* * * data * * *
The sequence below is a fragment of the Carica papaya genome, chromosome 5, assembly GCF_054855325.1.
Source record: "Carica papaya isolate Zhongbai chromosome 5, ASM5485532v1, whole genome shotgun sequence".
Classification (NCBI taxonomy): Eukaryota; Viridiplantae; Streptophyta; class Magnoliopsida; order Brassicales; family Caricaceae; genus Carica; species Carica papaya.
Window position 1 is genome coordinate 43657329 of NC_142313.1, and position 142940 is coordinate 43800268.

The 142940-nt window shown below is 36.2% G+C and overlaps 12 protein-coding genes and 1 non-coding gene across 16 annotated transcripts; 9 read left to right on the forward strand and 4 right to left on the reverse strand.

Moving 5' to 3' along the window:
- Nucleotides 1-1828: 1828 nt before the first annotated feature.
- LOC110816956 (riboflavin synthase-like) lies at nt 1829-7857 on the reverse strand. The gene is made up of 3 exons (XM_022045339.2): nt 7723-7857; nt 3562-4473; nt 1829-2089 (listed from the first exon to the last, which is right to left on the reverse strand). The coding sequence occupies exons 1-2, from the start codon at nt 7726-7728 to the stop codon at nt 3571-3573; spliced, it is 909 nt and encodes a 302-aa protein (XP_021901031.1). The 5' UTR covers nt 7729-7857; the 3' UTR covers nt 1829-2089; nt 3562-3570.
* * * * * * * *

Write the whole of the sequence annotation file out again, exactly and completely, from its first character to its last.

The sequence below is a fragment of the Carica papaya genome, chromosome 5, assembly GCF_054855325.1.
Source record: "Carica papaya isolate Zhongbai chromosome 5, ASM5485532v1, whole genome shotgun sequence".
Classification (NCBI taxonomy): Eukaryota; Viridiplantae; Streptophyta; class Magnoliopsida; order Brassicales; family Caricaceae; genus Carica; species Carica papaya.
Window position 1 is genome coordinate 43657329 of NC_142313.1, and position 142940 is coordinate 43800268.

The 142940-nt window shown below is 36.2% G+C and overlaps 12 protein-coding genes and 1 non-coding gene across 16 annotated transcripts; 9 read left to right on the forward strand and 4 right to left on the reverse strand.

Moving 5' to 3' along the window:
- Nucleotides 1-1828: 1828 nt before the first annotated feature.
- LOC110816956 (riboflavin synthase-like) lies at nt 1829-7857 on the reverse strand. The gene is made up of 3 exons (XM_022045339.2): nt 7723-7857; nt 3562-4473; nt 1829-2089 (listed from the first exon to the last, which is right to left on the reverse strand). The coding sequence occupies exons 1-2, from the start codon at nt 7726-7728 to the stop codon at nt 3571-3573; spliced, it is 909 nt and encodes a 302-aa protein (XP_021901031.1). The 5' UTR covers nt 7729-7857; the 3' UTR covers nt 1829-2089; nt 3562-3570.